Gröna Lund has two medium-sized dark rides and especially Blå Tåget is worth a visit. This is a modern-day reconstruction of a good old ghost train. The attraction consists of simple scenes, but most scare effects are elaborate and the ride lasts surprisingly long. It’s definitely not a masterpiece like Disney’s Haunted Mansion, but I enjoyed Blå Tåget a lot. However, don’t confuse this dark ride with the nearby House of Nightmares. This is a horror maze with live actors, while Blå Tåget is a family-friendly experience.


Gröna Lund is clearly visible from large parts of Stockholm. That’s mainly due to the park’s adoration for tower rides. Gröna Lund is the proud owner of four towers: Katapulten, Fritt Fall, Eclipse and Ikaros. Katapulten is a regular S&S Space Shot, Fritt Fall is an Intamin free fall tower and Eclipse is a 120-metre tall Star Flyer. Although it doesn’t provide the biggest thrill, Eclipse offers some amazing views over the Swedish capital and Gröna Lund. Make sure to take a look at the park’s iconic coaster knot for above. You’ll notice that there are many kilometres of coaster track on a very tiny piece of land.

Free fall towers aren’t exactly my cup of tea. Ikaros, however, looks so extremely crazy that I really want to try it. Ikaros’ main gimmick is the seat, which is tilted forward 90 degrees just before the drop. Passengers plunge down with their faces towards the ground and that sure looks terrifying. And you know what? Ikaros instantly becomes one of my favourite rides at Gröna Lund. This type of free fall towers is a lot more enjoyable than those regular versions. This seating position actually makes it feel like you’re riding a very tall B&M dive machine. And since I adore those vertical drop coasters, I automatically adore Ikaros. If this is how Icarus felt when he burned his wings to the sun, this guy’s life wasn’t that bad after all.


Space is precious at Gröna Lund. That’s why this park offers a lot of flat rides with a limited footprint. Gröna Lund features an old-fashioned flying carpet, a wave swinger and an octopus with a simply stunning location. However, the park’s most popular flat ride appears to be a break dance which is called Pop-Expressen. You will certainly recognise this attraction from funfairs, where it’s often characterised by loud music and lots of lighting. Some kind of open-air club, actually. Unfortunately, similar rides in amusement parks tend to be a lot less interesting. Ride programmes are often boring and there’s usually no show making at all. Gröna Lund proves that it’s perfectly possible to create an attractive theme park version, though. Just put the ride in a darkened building, add some disco spotlights and play a well-known pop song during every single ride. That’s how you create a great flat ride which always attracts big crowds.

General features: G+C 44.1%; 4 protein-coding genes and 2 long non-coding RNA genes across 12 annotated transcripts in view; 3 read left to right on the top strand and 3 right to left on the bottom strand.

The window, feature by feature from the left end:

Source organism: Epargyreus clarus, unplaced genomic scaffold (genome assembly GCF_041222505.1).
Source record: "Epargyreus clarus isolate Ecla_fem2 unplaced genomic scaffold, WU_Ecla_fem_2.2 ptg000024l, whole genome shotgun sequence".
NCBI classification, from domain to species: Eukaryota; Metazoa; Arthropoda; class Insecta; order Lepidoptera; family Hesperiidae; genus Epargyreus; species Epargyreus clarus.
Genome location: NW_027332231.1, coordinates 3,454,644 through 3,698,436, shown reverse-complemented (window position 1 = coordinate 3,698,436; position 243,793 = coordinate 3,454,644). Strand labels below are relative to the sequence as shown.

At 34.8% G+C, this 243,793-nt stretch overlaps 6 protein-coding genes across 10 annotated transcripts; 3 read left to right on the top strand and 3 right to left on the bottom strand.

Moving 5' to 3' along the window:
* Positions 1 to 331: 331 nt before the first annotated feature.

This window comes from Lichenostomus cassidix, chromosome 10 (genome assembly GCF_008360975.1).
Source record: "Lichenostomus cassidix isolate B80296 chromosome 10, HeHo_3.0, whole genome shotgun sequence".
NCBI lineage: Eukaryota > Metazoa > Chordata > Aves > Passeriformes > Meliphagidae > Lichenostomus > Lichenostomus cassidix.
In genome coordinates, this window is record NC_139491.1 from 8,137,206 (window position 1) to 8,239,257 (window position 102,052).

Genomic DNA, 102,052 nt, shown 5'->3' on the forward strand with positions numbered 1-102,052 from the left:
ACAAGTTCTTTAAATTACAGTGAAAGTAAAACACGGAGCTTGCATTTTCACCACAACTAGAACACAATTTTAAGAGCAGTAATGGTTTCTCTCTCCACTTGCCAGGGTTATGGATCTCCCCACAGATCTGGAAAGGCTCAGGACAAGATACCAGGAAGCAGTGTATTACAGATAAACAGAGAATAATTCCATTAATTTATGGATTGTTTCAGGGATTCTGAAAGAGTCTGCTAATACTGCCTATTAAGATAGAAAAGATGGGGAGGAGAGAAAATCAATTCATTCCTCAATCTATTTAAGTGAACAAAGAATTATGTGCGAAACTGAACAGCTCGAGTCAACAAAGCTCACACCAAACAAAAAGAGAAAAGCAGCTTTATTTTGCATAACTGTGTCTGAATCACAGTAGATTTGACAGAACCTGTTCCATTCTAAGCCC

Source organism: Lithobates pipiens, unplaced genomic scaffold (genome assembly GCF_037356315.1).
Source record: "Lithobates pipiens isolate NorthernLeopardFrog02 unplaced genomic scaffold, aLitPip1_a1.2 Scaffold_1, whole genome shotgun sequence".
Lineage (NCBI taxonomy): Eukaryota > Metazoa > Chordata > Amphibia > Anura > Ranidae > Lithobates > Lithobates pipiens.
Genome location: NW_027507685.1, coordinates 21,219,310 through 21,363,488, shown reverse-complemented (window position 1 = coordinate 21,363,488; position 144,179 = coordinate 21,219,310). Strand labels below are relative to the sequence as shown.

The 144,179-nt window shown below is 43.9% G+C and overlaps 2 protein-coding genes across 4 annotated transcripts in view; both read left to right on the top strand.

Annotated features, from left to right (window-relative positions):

Another fan favourite is Lustiga Huset. Even if you’re not into antique fun houses, you will notice that this version is big and elaborately themed. Most local visitors seem to love it and wait times are often considerable. If you’re not willing to conquer the queue, you may want to take a seat on the square right in front of this fun house. That will give some perfect views of the attraction’s moving staircase and believe me: that’s fun. Some people really have no clue about what they’re doing.


I always get some kind of ecstatic feeling when I’m at Gröna Lund. Despite its ridiculously small size, this park delivers pure amusement park awesomeness. The park is impeccably clean, the location is amazing, staff members are very friendly (just like anywhere in Scandinavia) and Gröna Lund has some top notch food and beverage offerings. We had a delicious pizza for lunch and our dinner took place in an atmospheric German Biergarten. Each aspect of Gröna Lund has been refined with such intelligence that visitors truly get a world-class experience. I’m absolutely convinced that this is one of Europe’s finest amusement parks. That’s why I rank Gröna Lund higher than places like PortAventura, Alton Towers, Phantasialand and even Disneyland Paris. The recent addition of Monster has only made the park’s lineup stronger, so my love for this park did only grow. Gröna Lund, jag älskar dig.








Did you know that you need 80 Gröna Lunds to equal the surface of Disney’s Animal Kingdom? But which park deserves your preference? And what’s your favourite ride at Gröna Lund? Is this the best city theme park in Scandinavia? Share your thoughts in the comments section at the bottom of this page.